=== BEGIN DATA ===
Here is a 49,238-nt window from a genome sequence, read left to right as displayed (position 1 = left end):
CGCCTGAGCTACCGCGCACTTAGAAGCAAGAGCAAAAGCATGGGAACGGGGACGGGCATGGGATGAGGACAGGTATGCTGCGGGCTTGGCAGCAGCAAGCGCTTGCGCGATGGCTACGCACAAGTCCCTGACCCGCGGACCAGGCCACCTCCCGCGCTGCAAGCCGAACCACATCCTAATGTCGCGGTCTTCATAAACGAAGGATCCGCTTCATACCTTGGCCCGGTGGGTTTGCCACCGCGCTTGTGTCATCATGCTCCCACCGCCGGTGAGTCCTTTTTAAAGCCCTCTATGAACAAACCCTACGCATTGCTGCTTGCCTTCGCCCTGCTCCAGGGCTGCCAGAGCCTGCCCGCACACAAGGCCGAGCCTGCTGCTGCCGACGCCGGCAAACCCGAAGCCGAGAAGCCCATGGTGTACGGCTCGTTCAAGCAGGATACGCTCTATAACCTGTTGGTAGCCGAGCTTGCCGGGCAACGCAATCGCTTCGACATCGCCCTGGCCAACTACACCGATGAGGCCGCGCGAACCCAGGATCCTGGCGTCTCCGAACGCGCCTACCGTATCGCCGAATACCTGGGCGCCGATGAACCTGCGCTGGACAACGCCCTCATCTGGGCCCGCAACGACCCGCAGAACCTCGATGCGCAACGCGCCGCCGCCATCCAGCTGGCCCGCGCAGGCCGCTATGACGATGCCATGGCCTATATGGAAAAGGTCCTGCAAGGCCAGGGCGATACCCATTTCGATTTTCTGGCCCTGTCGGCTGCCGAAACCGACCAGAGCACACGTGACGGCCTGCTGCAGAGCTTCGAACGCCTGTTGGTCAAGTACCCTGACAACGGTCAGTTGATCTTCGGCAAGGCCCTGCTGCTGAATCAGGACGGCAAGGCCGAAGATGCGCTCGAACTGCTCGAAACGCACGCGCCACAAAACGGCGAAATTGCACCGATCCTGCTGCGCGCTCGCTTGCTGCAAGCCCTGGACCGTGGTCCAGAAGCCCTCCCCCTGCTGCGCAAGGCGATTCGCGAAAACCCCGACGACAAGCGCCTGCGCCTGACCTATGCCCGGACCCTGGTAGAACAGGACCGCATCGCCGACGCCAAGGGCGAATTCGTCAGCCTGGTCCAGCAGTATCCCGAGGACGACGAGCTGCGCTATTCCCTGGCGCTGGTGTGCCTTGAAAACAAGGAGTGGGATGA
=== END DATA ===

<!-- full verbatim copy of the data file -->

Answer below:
Here is a 49,238-nt window from a genome sequence, read left to right as displayed (position 1 = left end):
CGCCTGAGCTACCGCGCACTTAGAAGCAAGAGCAAAAGCATGGGAACGGGGACGGGCATGGGATGAGGACAGGTATGCTGCGGGCTTGGCAGCAGCAAGCGCTTGCGCGATGGCTACGCACAAGTCCCTGACCCGCGGACCAGGCCACCTCCCGCGCTGCAAGCCGAACCACATCCTAATGTCGCGGTCTTCATAAACGAAGGATCCGCTTCATACCTTGGCCCGGTGGGTTTGCCACCGCGCTTGTGTCATCATGCTCCCACCGCCGGTGAGTCCTTTTTAAAGCCCTCTATGAACAAACCCTACGCATTGCTGCTTGCCTTCGCCCTGCTCCAGGGCTGCCAGAGCCTGCCCGCACACAAGGCCGAGCCTGCTGCTGCCGACGCCGGCAAACCCGAAGCCGAGAAGCCCATGGTGTACGGCTCGTTCAAGCAGGATACGCTCTATAACCTGTTGGTAGCCGAGCTTGCCGGGCAACGCAATCGCTTCGACATCGCCCTGGCCAACTACACCGATGAGGCCGCGCGAACCCAGGATCCTGGCGTCTCCGAACGCGCCTACCGTATCGCCGAATACCTGGGCGCCGATGAACCTGCGCTGGACAACGCCCTCATCTGGGCCCGCAACGACCCGCAGAACCTCGATGCGCAACGCGCCGCCGCCATCCAGCTGGCCCGCGCAGGCCGCTATGACGATGCCATGGCCTATATGGAAAAGGTCCTGCAAGGCCAGGGCGATACCCATTTCGATTTTCTGGCCCTGTCGGCTGCCGAAACCGACCAGAGCACACGTGACGGCCTGCTGCAGAGCTTCGAACGCCTGTTGGTCAAGTACCCTGACAACGGTCAGTTGATCTTCGGCAAGGCCCTGCTGCTGAATCAGGACGGCAAGGCCGAAGATGCGCTCGAACTGCTCGAAACGCACGCGCCACAAAACGGCGAAATTGCACCGATCCTGCTGCGCGCTCGCTTGCTGCAAGCCCTGGACCGTGGTCCAGAAGCCCTCCCCCTGCTGCGCAAGGCGATTCGCGAAAACCCCGACGACAAGCGCCTGCGCCTGACCTATGCCCGGACCCTGGTAGAACAGGACCGCATCGCCGACGCCAAGGGCGAATTCGTCAGCCTGGTCCAGCAGTATCCCGAGGACGACGAGCTGCGCTATTCCCTGGCGCTGGTGTGCCTTGAAAACAAGGAGTGGGATGA